Individual study: Reduced fertliser and pesticide inputs results in higher arthropod, earthworm and weed diversity in arable fields in Switzerland
Fliessbach A., Mäder P., Dubois D. & Gunst L. (2000) Results from a 21 year old field trial. Organic farming enhances soil fertility and biodiversity. FiBL Dossier report. FiBL Dossier.
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Use organic rather than mineral fertilizers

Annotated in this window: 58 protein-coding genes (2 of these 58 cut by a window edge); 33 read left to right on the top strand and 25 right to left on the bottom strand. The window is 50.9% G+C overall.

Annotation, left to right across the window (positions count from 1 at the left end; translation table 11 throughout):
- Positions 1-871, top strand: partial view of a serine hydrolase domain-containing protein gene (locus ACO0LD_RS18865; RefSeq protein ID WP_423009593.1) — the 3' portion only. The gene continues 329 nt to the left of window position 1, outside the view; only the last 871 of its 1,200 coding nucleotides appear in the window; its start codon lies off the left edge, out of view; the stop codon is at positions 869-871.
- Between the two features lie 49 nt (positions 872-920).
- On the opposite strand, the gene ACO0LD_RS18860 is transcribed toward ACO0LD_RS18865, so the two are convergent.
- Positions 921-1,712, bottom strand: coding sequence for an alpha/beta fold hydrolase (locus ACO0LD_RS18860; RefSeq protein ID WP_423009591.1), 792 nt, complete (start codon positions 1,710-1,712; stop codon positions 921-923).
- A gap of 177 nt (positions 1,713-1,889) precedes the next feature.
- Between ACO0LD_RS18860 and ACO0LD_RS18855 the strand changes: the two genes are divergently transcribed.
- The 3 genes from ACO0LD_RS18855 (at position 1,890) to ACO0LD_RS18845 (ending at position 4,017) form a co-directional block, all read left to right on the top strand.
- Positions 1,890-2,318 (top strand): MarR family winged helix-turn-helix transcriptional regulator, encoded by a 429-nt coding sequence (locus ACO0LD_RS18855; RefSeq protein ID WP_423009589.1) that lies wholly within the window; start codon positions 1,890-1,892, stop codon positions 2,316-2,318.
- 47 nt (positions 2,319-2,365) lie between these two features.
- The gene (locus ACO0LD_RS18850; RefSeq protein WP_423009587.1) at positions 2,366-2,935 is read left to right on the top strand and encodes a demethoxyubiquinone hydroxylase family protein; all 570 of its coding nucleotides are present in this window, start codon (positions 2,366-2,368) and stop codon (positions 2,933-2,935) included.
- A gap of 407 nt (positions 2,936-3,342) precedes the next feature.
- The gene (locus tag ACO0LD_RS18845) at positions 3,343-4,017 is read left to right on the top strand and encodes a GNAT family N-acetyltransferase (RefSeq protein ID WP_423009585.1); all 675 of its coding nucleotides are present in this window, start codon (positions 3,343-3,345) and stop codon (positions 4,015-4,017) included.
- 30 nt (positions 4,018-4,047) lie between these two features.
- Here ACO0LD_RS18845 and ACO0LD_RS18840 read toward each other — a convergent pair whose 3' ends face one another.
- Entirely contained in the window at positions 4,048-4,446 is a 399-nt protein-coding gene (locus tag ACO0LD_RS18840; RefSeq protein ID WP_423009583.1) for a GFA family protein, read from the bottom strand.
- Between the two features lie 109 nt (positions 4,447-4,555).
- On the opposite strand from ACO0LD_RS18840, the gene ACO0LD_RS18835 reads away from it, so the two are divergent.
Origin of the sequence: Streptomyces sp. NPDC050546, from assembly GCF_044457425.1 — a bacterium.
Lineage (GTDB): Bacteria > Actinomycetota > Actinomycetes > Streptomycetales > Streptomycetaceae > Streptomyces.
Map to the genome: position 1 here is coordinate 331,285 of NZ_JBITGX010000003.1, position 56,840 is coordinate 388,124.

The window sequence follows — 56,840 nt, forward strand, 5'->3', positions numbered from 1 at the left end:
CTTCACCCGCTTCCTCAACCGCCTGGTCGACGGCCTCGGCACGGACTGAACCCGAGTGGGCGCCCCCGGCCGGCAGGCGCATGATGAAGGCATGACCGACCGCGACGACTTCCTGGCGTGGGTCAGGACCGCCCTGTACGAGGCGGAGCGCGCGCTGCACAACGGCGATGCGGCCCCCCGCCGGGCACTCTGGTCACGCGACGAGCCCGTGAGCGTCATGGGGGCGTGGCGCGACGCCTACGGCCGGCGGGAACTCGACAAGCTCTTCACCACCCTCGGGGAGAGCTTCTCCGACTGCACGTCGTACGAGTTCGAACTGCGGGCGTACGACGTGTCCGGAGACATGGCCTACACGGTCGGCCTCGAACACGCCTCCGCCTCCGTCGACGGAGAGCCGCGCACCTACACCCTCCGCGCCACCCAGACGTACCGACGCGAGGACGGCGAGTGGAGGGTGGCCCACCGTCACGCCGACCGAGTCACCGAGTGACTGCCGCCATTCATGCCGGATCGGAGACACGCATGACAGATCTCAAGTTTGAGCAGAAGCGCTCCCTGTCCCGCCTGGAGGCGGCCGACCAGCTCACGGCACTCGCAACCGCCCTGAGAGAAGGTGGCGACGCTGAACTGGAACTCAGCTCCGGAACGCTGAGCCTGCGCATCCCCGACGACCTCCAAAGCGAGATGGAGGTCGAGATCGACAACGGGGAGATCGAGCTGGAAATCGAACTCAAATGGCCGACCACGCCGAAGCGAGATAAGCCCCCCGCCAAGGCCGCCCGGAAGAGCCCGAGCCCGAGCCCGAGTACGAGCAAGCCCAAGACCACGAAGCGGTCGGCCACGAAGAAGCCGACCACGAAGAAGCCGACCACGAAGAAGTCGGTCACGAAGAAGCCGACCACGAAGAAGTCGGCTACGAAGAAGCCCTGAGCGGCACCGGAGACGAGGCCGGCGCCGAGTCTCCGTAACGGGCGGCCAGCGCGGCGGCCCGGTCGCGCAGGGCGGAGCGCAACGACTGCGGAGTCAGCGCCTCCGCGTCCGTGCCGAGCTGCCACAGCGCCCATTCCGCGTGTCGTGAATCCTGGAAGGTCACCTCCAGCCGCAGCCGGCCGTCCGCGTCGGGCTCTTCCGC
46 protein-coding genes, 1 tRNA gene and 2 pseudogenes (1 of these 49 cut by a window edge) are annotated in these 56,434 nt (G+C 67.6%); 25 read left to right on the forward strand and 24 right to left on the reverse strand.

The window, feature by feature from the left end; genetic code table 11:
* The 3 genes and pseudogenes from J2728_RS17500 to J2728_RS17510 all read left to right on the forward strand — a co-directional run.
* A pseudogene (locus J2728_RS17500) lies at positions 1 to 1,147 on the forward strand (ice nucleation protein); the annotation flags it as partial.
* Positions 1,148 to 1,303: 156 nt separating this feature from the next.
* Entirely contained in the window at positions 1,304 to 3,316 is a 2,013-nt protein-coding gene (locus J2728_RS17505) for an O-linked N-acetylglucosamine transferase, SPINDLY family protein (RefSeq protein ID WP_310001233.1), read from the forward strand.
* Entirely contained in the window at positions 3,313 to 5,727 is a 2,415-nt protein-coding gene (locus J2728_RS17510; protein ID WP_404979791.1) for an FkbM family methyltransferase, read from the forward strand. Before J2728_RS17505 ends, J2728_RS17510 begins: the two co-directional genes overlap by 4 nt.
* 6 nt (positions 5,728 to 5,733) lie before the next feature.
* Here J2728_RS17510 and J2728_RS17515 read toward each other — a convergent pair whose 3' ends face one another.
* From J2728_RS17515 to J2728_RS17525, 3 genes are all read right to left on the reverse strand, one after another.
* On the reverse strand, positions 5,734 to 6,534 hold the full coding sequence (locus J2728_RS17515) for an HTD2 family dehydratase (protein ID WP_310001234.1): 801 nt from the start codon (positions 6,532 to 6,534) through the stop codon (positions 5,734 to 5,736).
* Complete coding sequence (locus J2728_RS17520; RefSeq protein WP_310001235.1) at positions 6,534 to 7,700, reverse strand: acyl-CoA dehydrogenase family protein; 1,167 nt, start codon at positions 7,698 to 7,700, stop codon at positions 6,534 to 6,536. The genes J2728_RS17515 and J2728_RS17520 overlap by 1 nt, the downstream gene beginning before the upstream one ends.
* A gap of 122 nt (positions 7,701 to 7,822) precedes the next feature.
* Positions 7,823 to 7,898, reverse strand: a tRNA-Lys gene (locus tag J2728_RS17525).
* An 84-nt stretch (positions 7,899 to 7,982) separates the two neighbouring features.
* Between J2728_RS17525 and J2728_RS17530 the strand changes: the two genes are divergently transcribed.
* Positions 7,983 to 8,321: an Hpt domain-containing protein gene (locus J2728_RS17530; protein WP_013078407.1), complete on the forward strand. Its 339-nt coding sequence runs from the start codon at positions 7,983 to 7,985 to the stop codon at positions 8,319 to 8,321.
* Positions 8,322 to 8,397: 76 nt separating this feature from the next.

A replicated, controlled, randomized study between 1978-1998 of arable farming in Switzerland (Fliessbach et al. 2000) investigated the effect of organic and conventional systems (including use of only mineral fertilizers) on arthropod, earthworm (Lumbricidae), weed and microorganism abundance and diversity. Organic systems had greater earthworm diversity (7-8 species vs 6), density (365-450 individuals/m² vs 247) and biomass (242-261 g/m² vs 183) compared to conventional systems. Earthworm density and biomass was lowest in conventional systems with mineral fertilizers (143 individuals/m², 117 g/m²) and unfertilized plots (217 individuals/m², 137 g/m²). Microorganism biomass was higher in organic systems (312-406 mg microbial C/kg) than conventional systems with manure and mineral fertilizer (271-285 mg microbial C/kg), conventional systems with mineral fertilizer only (171-244) and unfertilized plots (177-208). Ground beetle (Carabidae) diversity was higher in organic (35-38 species) than conventional systems (32), as was the density of ground beetles (99-113 vs. 55), rove beetles (Staphylinidae) (37-40 vs 23) and spiders (Araneae) (58-76 vs 33). Organic systems received approximately 50% less fertilizer (farmyard manure only), than conventional systems. The study was a randomized block design with treatments replicated in 3-6 plots in each of four blocks (96 plots of 100 m²).